Deconstructing the peace process

The escalating violence in the occupied territories can by no stretch of the imagination be characterised as responding to the call for confidence-building measures conducive to the resumption of negotiations.

The showdown between the Palestinians and the Israeli occupation forces has entered a new stage in which Sharon has raised the level of state-sponsored violence to new heights not, as he alleges, in the aim of liquidating the Intifada, but with an altogether different — and more ominous — objective in mind: the deconstruction of the entire peace process and its replacement by a new game played according to his rules.

What is now happening on the Palestinian-Israeli front is clearly not inspired by the recommendations of the Mitchell report, not least because the report assumes an ongoing peace process when in actual fact the peace process is a thing of the past. The fiction that it is just temporarily stalled, that it can be revived, cannot be sustained in the face of the reality on the ground.

The no-holds-bared campaign of terror launched by the Sharon government against the Palestinians has driven the last nail in the coffin of the peace process. This suits Sharon just fine. He is not interested in a resumption of negotiations or a return to the peace process. Indeed, as President Mubarak said, Sharon does not want peace, period. What he does want is something entirely different: a dictated, as opposed to a negotiated, “peace” i.e. either an unconditional surrender by the Palestinians to the Sharon line or no peace and no recognition of a Palestinian entity.

Indeed, he makes no secret of his aversion to the peace process as it was pursued by his predecessors — albeit with varying degrees of commitment — which he believes entailed excessive and unnecessary concessions from Israel. The whole notion of peace as consecrated by the Madrid conference is a non-starter as far as he is concerned. The idea of a settlement based on a middle-of-the-road compromise, if only in theoretical terms, as the trade-off embodied in the ‘land of peace’ slogan codified in Security Council Resolution 242, is unacceptable to Sharon. For Sharon and the extreme right-wing school to which he belongs, peace can only come about once the thorn in Israel’s flesh, Palestine, is eliminated as an entity and a people.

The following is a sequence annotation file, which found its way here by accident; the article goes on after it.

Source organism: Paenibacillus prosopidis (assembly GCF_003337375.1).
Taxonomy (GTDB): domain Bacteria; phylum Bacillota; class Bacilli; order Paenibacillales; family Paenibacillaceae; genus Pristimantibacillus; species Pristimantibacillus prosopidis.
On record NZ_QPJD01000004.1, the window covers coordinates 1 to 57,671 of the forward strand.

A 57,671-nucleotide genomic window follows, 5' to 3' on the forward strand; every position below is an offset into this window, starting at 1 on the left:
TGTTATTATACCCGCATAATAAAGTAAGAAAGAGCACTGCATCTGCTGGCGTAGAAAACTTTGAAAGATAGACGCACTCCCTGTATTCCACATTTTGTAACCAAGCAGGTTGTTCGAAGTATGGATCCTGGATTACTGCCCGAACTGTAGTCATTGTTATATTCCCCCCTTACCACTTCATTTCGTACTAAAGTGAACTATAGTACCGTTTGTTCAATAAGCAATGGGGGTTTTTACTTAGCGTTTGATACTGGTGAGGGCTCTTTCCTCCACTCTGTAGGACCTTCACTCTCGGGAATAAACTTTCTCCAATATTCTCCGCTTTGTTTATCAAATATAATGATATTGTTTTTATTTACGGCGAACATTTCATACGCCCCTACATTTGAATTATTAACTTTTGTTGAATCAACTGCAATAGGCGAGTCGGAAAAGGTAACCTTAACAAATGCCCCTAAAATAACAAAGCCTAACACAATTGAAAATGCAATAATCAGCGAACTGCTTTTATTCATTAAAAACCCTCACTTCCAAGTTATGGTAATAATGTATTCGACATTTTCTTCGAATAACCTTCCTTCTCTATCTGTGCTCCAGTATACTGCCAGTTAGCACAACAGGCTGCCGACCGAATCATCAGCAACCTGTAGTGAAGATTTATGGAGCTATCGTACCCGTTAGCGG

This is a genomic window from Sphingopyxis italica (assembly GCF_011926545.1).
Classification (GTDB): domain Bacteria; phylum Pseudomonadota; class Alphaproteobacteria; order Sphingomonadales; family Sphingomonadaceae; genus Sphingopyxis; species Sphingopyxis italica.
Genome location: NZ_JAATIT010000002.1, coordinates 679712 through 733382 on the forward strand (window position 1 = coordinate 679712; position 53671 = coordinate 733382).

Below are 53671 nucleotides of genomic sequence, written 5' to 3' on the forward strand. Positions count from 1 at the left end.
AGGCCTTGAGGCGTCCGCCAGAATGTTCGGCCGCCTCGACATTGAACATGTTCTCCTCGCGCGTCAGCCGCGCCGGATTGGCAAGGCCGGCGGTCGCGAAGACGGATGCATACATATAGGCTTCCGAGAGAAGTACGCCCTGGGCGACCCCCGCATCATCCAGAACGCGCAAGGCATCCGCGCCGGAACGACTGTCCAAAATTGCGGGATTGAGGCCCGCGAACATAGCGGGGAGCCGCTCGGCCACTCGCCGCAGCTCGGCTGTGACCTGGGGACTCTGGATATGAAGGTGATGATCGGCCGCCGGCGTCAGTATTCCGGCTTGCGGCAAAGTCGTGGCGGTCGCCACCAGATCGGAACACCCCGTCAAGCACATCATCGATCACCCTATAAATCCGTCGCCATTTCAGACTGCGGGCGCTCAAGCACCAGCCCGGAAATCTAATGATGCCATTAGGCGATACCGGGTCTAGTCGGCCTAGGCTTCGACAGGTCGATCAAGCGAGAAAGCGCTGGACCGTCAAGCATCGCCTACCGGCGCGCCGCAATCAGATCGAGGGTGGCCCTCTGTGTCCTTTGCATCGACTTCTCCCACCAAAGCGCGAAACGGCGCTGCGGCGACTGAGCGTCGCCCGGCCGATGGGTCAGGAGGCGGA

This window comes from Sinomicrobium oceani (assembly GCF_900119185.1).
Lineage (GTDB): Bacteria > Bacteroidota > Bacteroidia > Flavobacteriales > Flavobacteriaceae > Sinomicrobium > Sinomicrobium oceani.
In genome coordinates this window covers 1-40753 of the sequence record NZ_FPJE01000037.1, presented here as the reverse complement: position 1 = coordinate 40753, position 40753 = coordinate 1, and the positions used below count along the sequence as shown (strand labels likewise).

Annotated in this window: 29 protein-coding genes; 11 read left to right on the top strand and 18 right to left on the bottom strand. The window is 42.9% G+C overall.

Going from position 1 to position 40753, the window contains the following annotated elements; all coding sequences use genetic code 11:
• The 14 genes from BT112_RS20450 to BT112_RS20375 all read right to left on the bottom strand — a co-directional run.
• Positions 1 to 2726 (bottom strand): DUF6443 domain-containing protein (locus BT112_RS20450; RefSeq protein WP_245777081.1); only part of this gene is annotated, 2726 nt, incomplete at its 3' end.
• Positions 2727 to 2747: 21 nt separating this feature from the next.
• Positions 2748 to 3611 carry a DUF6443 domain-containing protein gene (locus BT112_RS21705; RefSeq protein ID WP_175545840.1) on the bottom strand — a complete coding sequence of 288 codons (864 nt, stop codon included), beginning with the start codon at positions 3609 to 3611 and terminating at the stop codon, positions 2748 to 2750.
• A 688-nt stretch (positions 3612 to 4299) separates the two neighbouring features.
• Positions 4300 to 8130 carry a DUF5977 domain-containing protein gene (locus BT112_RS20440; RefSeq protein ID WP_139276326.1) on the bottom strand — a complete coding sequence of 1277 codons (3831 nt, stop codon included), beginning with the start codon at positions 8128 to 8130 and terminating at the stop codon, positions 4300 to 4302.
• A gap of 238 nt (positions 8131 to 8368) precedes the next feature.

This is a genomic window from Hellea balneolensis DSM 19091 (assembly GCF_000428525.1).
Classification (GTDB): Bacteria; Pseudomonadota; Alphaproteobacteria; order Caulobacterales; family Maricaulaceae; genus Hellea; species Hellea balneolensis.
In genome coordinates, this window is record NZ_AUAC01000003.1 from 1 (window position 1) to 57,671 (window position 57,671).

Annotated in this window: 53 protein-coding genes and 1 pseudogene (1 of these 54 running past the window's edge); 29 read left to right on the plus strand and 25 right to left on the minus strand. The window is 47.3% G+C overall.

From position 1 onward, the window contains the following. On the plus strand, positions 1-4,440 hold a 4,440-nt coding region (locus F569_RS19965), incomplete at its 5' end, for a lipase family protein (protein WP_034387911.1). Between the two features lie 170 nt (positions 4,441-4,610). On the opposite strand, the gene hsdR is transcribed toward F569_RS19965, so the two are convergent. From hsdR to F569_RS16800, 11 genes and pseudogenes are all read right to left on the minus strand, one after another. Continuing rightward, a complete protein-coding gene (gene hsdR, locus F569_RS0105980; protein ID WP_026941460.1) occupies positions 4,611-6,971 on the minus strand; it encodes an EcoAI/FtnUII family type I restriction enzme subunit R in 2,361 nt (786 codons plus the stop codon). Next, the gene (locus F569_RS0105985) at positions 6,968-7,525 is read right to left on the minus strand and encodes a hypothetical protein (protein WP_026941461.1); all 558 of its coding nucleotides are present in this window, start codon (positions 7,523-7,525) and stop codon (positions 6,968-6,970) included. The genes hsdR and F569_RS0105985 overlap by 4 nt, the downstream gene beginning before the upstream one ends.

While the collapse of the peace process could be partly due to a lack of creative ideas capable of impelling it forward, Sharon’s new approach is not aimed at breathing new life into the process but at doing away with it altogether. His “creative” ideas are focused on liquidating the peace process and closing any windows of opportunity still remaining. The following examples graphically illustrate the contempt in which Sharon holds the peace process:

First, he allowed a lunatic fringe group to lay a foundation-stone for Solomon’s third temple on Al-Haram Al-Sharif last week, riding roughshod over Palestinian, Arab and Muslim sensitivities. True, the idea of rebuilding the third temple did not originate with Sharon, but the religious extremists who call themselves the Temple Mount Faithful would not have dared carry out such a blatant provocation without the tacit encouragement of the Israeli government.

Although extensive excavations have so far failed to unearth any evidence that Solomon’s temple once stood on the site of Al-Haram Al-Sharif, Israel insists that the search must continue and that it must retain sovereignty over the entire Temple Mount area, not only under the ground, as Clinton proposed at the Camp David summit, but also over ground. Sharon regards Clinton’s proposal for Palestinian sovereignty over Al-Haram Al-Sharif as totally unacceptable, and his blessing of the latest outrage is a clear message that Israel is not prepared to concede sovereignty over one inch of Jerusalem.